Honey & Spice by Bolu Babalola

Honey & Spice by Bolu Babalola

f I could bottle all the nostalgia of all the Black 90s romantic movies, it would be in Honey & Spice. Filled with odes to that golden age, Honey & Spice is a heartwarming love story between an unlikely couple.

Kiki Banjo runs a campus radio show playing the best tunes and empowering women to value themselves when it comes to relationships. Kiki doesn’t do relationships, however, she finds herself in a fake relationship with Malakai Korede, the one she proclaimed as the newest player on campus. Can this fake relationship knock down the walls Kiki has so meticulously built up?

I have read books written by and about Black people living in the UK, but this one gave me an intimate portrait of the different types of culture. The different types of cliques (especially the commentary on the different types of Black women) provided a colorful backdrop for the story. We have all the cultures represented from Ghana and Nigeria to the West Indies.

Seeing Black culture in an environment devoid of the legacy of slavery is interesting. Here in America, Black people had to create culture from the scraps we were given, mixing from memory and adapting for survival. It was really cool reading a book that blends different Black cultures from different places in the diaspora while maintaining their own individuality. This was a new perspective for me.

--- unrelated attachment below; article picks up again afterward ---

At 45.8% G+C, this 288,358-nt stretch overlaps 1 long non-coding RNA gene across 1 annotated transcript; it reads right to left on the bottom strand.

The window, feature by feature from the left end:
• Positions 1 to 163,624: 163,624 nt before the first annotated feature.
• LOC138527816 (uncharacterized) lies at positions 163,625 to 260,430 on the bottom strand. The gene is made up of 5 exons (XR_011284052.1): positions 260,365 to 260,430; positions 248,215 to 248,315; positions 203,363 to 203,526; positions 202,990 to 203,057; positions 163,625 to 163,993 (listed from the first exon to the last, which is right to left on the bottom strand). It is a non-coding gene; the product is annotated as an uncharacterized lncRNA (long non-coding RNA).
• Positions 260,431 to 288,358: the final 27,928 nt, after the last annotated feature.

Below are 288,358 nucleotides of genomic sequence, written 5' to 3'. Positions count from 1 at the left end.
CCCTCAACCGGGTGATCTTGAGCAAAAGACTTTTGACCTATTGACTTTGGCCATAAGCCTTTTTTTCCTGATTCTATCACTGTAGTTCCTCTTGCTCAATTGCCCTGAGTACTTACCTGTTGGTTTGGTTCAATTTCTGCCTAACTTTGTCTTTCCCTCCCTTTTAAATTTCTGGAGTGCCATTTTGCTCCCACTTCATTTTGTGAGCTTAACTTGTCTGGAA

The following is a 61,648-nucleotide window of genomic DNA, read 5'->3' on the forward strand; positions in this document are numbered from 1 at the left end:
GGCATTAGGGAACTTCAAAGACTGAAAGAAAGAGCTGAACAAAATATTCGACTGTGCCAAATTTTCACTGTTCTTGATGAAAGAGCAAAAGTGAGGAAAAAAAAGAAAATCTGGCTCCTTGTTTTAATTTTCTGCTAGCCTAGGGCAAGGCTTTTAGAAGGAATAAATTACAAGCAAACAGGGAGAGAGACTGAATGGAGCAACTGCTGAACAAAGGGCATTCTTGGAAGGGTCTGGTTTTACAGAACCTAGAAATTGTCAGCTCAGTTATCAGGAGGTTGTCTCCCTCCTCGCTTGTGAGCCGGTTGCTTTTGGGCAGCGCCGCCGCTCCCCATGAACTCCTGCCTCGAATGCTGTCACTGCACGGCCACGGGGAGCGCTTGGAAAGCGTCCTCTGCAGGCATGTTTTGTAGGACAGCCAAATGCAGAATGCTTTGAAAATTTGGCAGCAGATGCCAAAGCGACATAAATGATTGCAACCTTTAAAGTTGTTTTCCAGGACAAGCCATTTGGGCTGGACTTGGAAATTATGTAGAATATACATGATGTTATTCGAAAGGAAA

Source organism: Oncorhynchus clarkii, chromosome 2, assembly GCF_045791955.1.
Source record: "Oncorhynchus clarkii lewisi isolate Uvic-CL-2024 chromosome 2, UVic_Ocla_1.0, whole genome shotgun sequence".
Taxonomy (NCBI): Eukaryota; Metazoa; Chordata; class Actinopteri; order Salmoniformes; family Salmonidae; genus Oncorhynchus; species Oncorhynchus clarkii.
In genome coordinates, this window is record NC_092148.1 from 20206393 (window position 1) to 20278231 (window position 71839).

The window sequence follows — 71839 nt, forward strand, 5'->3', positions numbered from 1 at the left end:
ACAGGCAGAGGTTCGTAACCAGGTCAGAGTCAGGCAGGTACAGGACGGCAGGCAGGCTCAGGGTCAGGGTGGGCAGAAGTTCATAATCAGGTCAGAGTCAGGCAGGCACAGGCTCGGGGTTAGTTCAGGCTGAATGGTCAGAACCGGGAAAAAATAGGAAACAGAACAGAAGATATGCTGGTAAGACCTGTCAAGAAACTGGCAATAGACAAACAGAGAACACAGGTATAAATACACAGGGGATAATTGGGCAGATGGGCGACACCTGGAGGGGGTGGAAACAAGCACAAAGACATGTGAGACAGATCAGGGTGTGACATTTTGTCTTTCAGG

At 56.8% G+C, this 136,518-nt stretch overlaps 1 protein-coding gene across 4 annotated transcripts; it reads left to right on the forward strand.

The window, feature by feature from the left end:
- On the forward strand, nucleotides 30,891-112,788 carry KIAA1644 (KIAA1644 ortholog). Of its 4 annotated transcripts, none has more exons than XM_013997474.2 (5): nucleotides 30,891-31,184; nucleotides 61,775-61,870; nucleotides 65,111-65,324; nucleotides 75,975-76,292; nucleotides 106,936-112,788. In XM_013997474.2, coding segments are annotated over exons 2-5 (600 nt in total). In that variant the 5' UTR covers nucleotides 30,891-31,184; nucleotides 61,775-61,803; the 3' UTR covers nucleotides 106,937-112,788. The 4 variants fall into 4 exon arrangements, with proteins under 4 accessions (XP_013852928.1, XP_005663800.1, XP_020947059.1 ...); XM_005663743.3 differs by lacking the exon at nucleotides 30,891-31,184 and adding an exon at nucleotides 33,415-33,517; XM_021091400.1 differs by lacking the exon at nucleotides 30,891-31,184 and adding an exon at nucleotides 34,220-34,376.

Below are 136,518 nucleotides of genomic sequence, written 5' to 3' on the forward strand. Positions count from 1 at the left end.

Even though this is a romance, sisterhood was a big theme throughout the book. Kiki creates a safe space for Black women to open up and be in solidarity with one another through her platform “Brown Sugar”. And while she is a loner herself (except for her best friend and roommate), she cultivates unity among the Black women on campus.

Female friendships are such a powerful driving force in the novel. Kiki has been hurt by relationships in the past, but it is when she lets her guard down to let new people in as friends, she finds the courage to pursue something romantic.

The writing style for this book is amazing. Bolu Babalou writes stunning prose while remaining relatable to younger readers. She is refreshingly modern but classically talented. I really loved just reading (well, listening since this was an audiobook) the words.

I have been looking for more stories that talk about the Black experience on college campuses since I used to work on one. I feel like this demographic gets overlooked because they’re too old to be considered YA, but too young to experience “real adult” problems. I love that this is a love story between two young adults because we get that youthful hopefulness, but they are old enough to have that experience with relationships in the past.

Overall, I really enjoyed this book. It gave me butterflies the whole time in the very best way. Yeah, sex and smut are great, but have you ever just enjoyed the warmth in your belly from a good flirtationship? This is a good romance.

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